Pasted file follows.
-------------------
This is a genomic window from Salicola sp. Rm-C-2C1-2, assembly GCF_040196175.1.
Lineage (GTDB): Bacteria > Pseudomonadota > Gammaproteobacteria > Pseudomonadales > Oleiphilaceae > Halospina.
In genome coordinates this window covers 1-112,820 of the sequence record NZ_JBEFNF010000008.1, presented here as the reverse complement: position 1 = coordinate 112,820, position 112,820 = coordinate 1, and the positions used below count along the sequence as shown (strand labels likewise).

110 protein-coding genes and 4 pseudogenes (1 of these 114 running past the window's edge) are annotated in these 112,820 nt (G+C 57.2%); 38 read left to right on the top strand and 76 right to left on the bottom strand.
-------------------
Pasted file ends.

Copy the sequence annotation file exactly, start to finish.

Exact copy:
This is a genomic window from Salicola sp. Rm-C-2C1-2, assembly GCF_040196175.1.
Lineage (GTDB): Bacteria > Pseudomonadota > Gammaproteobacteria > Pseudomonadales > Oleiphilaceae > Halospina.
In genome coordinates this window covers 1-112,820 of the sequence record NZ_JBEFNF010000008.1, presented here as the reverse complement: position 1 = coordinate 112,820, position 112,820 = coordinate 1, and the positions used below count along the sequence as shown (strand labels likewise).

110 protein-coding genes and 4 pseudogenes (1 of these 114 running past the window's edge) are annotated in these 112,820 nt (G+C 57.2%); 38 read left to right on the top strand and 76 right to left on the bottom strand.